American

Mirror Glaze

May 12, 2021
0 Ratings
Photo by Julia Gartland
Author Notes

Mirror glaze was once the secret of pastry chefs (and the bane of pastry students—I speak from experience). Now, home bakers everywhere have fallen hard for this incredibly attractive glaze, which is made from a base of chocolate and set with gelatin. The gelatin is responsible for its characteristic texture and intense shine. The most important tip for mirror glaze is to be aware of the temperatures. You need your cake well chilled, so the glaze will set up faster as you pour it. The glaze needs to be fluid—but too hot, and it will just slide right off the cake (or too cold, and it will start to set and turn gloopy before you’re ready). If you use white chocolate as a base, as with this glaze, it’s easy to tint it a variety of colors. One of the most fun ways to use this glaze is to divide it among a few bowls and tint each different colors. Then pour them onto the cake a little at a time, allowing the colors to naturally mingle as the glaze slides down the cake. —Erin Jeanne McDowell

Test Kitchen Notes

Bake It Up a Notch is a column by Resident Baking BFF Erin Jeanne McDowell. Each month, she'll help take our baking game to the next level, teaching us all the need-to-know tips and techniques and showing us all the mistakes we might make along the way. Today, a very sweet lesson in all things frostings, icings, and glazes. —The Editors

Watch This Recipe
Mirror Glaze
  • Prep time 5 minutes
  • Cook time 10 minutes
  • makes Enough to coat one 8- or 9-inch cake
Ingredients
  • 1 cup (226 grams) cool water, divided
  • 2 1/2 teaspoons (7 grams) powdered gelatin
  • 1 1/3 cups (264 grams) granulated sugar
  • 1/4 cup (83 grams) corn syrup
  • 3/4 cup (190 grams) sweetened condensed milk
  • 2 1/4 cups (385 grams) finely chopped white chocolate
  • Food coloring (optional)
In This Recipe
Directions
  1. Place 1/4 cup (60 grams) of cool water in a small bowl and sprinkle the gelatin in an even layer over the surface. Bloom for 5 minutes.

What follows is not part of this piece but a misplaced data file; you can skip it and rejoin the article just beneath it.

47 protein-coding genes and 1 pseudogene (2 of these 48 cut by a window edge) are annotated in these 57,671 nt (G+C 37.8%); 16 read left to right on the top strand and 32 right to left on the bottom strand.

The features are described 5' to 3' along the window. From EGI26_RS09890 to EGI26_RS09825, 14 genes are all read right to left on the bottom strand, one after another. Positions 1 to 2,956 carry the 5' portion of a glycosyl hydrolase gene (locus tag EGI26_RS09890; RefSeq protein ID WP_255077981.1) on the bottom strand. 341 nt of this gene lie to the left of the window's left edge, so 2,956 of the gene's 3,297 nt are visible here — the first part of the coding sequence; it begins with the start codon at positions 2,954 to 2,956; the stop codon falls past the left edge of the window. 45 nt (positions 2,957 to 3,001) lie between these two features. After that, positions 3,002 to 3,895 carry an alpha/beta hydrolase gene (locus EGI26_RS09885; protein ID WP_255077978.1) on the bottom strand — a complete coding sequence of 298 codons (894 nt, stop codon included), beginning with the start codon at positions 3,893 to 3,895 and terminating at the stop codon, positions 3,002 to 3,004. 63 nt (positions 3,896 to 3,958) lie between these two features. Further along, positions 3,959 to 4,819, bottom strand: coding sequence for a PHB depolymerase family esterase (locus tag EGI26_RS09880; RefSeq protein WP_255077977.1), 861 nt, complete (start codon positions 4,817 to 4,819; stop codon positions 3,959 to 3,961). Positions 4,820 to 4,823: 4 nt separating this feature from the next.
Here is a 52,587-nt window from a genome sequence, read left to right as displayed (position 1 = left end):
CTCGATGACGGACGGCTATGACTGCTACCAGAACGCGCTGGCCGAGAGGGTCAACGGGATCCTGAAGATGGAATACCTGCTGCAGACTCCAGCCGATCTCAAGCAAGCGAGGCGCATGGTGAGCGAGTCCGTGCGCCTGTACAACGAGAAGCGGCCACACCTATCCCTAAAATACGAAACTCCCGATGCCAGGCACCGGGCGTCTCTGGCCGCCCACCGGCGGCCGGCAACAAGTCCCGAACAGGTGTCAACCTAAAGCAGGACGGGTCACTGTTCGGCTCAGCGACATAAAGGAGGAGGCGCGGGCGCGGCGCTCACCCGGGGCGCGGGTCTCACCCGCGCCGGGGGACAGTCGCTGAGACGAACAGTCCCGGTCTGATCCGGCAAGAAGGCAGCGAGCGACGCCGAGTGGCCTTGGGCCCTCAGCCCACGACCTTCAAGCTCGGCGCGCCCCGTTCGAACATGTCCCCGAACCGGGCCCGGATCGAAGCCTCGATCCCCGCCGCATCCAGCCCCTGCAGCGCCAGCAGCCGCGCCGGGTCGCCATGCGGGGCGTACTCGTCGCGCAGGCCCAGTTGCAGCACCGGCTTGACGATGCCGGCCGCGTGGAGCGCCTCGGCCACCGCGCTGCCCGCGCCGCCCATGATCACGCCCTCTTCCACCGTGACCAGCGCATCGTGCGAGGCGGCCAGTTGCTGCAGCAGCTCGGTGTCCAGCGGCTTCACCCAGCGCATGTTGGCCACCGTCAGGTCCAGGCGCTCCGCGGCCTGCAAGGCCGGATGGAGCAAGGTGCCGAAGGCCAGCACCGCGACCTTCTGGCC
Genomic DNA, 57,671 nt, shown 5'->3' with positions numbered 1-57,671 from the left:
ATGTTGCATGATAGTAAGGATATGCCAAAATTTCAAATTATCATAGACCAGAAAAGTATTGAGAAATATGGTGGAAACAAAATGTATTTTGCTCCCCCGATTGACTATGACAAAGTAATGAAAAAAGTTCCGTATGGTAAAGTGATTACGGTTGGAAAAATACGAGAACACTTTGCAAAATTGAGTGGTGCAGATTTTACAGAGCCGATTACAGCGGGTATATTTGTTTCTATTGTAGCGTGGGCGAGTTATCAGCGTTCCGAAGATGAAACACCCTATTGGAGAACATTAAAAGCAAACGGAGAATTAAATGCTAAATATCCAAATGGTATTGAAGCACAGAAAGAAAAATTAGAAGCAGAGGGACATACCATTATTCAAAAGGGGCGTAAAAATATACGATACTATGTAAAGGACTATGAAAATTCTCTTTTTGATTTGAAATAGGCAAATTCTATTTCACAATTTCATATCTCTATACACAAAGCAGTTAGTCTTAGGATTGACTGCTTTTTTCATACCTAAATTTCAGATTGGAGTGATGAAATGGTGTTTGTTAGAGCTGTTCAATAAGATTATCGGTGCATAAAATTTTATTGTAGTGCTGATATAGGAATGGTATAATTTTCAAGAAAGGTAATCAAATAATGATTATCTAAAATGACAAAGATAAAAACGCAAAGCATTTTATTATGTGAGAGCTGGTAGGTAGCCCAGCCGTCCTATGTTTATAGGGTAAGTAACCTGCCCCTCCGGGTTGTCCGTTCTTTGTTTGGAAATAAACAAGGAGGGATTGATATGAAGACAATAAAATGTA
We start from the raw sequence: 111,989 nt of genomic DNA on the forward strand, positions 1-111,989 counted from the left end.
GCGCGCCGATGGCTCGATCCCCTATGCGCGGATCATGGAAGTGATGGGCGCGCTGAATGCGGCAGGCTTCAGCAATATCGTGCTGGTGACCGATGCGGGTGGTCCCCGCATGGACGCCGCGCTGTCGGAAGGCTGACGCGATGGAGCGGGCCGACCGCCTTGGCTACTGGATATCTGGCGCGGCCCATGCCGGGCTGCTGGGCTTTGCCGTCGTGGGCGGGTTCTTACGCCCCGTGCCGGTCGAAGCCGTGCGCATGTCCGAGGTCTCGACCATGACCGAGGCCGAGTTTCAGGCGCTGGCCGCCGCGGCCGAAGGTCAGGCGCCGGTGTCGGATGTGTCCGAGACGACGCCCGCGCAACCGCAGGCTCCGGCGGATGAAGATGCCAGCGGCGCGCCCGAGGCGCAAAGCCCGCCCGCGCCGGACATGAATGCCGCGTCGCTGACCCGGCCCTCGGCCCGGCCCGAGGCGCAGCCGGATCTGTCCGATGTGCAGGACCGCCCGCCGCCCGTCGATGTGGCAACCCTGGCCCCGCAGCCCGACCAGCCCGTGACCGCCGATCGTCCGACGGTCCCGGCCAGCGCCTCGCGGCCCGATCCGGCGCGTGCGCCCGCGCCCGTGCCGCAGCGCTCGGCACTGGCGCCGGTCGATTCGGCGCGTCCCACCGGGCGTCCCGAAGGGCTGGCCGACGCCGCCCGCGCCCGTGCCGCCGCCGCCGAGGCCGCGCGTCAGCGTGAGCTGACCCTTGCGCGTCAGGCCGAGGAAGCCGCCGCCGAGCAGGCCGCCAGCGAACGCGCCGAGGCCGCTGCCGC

2. In a medium pot, combine the sugar, the remaining water, corn syrup, and sweetened condensed milk. Heat over medium-low heat, stirring frequently to evenly combine the mixture and to prevent scorching, until the sugar dissolves.
  3. Remove the pot from the heat and stir in the white chocolate. Stir to melt the chocolate, then stir in the gelatin until it’s fully melted. If needed, place the pot back over low heat, stirring constantly, until it’s smooth and fluid.
  4. Strain the mixture into a bowl to remove any stray unmelted bits/lumps. If desired, divide the mixture into a few bowls to dye multiple colors. Or stir food coloring into the main bowl.
  5. Continue to stir the glaze until it reads 90°F on a thermometer, then use immediately.
  6. Pour over frozen or well-chilled cakes or pastries. (It’s important the item is cold so the glaze will set quickly as you pour it.) Place the items to be glazed on a wire rack set over a baking sheet.
  7. Pour the glaze in the center of the baked good, allowing it to fully cover the surface, then fall down the sides. Let set for 5 to 10 minutes until firm, then gently remove from the rack and clean up the edges with a spatula.

See what other Food52ers are saying.

I always have three kinds of hot sauce in my purse. I have a soft spot for making people their favorite dessert, especially if it's wrapped in a pastry crust. My newest cookbook, The Book on Pie, is out on November 10th, 2020.

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